Even in situations where leaders do understand the risks to their supply chain, they won’t err on the side of security. “In situations where companies have to choose between security and growth, every time you will see them choosing growth,” observed Casey Bisson, head of product and developer relations for BluBracket, a cybersecurity services company in Menlo Park, Calif.
“That comes at the risk of their customers. That comes at the risk of the company itself,” he told TechNewsWorld. “But increasingly, we’re starting to see executives being held responsible for those choices.”
The ISACA survey also found a strong vein of pessimism among the IT Pros about the security prospects of their supply chains. Only 44% indicated they have high confidence in the security of their organization’s supply chain, while 53% expect supply chain issues to remain the same or get worse over the next six months.
Source: ISACA | Understanding Supply Chain Security Gaps | 2022 Global Research Report
One of the more surprising findings of the survey was that 25% of the organizations said they’d experienced a supply chain attack in the last 12 months. “I did not think it would be anywhere near that high,” Clyde said.
“While many organizations have experienced cyberattacks in the last 12 months, I didn’t think there would be this many attributing it to a supply chain problem. If we asked that question several years ago, that would have been a very low number,” he added.
Meanwhile, more than eight out of 10 of the tech experts (84%) said their supply chains needed better governance than what they have now.
“The way we try to certify supply chain partners today just doesn’t work,” maintained Andrew Hay, COO of Lares, an information security consulting firm in Denver.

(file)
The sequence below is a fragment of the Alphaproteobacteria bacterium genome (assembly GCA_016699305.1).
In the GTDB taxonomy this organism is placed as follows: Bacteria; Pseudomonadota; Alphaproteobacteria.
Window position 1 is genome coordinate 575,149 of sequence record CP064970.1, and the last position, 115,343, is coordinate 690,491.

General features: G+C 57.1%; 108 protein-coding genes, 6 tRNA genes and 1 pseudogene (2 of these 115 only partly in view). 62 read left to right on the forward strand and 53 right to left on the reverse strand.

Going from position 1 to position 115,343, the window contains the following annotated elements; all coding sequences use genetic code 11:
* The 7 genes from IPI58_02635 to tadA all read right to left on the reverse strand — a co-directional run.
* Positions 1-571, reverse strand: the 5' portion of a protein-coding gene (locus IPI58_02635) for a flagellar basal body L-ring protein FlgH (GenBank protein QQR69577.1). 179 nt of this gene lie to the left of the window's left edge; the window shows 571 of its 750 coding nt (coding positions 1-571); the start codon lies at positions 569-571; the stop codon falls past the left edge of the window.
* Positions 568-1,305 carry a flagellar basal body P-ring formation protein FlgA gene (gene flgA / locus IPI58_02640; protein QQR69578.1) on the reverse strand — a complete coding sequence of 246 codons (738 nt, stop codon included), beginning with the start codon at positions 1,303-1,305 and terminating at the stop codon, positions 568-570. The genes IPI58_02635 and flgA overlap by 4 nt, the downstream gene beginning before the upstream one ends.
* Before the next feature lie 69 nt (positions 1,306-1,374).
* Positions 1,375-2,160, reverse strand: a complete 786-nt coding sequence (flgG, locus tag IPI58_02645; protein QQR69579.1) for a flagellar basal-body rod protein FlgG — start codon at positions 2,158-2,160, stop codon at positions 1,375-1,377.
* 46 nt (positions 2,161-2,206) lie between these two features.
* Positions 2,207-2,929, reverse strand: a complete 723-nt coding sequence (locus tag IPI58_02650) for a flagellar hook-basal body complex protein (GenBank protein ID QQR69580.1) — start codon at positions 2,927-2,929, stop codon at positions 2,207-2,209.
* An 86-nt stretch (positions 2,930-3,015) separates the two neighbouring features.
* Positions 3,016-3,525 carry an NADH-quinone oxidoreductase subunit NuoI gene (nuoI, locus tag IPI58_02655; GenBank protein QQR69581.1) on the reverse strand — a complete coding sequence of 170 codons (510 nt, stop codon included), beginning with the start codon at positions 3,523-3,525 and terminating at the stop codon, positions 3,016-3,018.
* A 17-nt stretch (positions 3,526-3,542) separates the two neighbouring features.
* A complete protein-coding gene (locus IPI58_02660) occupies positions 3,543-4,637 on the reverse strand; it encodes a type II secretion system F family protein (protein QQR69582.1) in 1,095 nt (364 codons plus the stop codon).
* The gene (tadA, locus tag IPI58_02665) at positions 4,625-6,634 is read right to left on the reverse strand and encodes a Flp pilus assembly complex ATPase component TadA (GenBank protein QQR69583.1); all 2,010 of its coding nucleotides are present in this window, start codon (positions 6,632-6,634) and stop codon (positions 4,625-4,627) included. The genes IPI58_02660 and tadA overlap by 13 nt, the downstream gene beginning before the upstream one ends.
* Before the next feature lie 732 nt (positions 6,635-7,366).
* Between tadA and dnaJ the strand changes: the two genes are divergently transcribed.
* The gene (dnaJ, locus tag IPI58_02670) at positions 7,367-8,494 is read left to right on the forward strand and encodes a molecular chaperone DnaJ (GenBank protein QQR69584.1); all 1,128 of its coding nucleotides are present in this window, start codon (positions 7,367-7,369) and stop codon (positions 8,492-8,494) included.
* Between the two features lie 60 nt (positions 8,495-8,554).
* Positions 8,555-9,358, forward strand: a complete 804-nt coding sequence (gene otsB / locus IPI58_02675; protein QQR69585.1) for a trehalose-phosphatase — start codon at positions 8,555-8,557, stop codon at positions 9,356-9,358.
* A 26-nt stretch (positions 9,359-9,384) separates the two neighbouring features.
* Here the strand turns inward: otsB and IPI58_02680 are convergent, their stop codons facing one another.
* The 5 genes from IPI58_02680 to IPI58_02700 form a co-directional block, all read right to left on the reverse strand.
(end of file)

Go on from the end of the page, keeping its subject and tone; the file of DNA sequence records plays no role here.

“We either generate an arbitrary score based on external scan data and IP-based confidence or we try and force them to fill out 100 or more questions on a spreadsheet,” he told TechNewsWorld. “Neither accurately depicts how secure an organization is.”
Mike Parkin, a senior technical engineer with Vulcan Cyber, a provider of SaaS for enterprise cyber risk remediation in Tel Aviv, Israel, noted that there are multiple factors that come into play when trying to secure the supply chain.
“Organizations only ever have full visibility into their own environment, which means they have to trust their vendors are following best practices,” he told TechNewsWorld. “This means they need to include contingencies for when a third-party vendor is breached or build a process that severely restricts the damage that can occur if it does happen.”
“That’s even more complicated when an organization needs to deal with multiple vendors to compensate for shortages or disruptions,” he continued. “Even with the correct risk management tools, it can be hard to account for everything in play.”
Kron added that there has to be some trust in suppliers; however, if governance is increased to confirm what organizations tell us, as opposed to just trusting answers from a questionnaire, a system of auditing has to be put in place.
“This will inevitably increase costs, something that many organizations work hard to keep as low as possible in order to remain competitive,” he said.
“While this may be easier to justify for critical government or military systems, it can be a tough sell for traditional suppliers,” he maintained. “To add to the challenges, enforcing governance on foreign suppliers of goods and materials may be difficult or impossible to achieve. This is not an easy challenge to tackle and will continue to be a topic of discussion for quite some time.”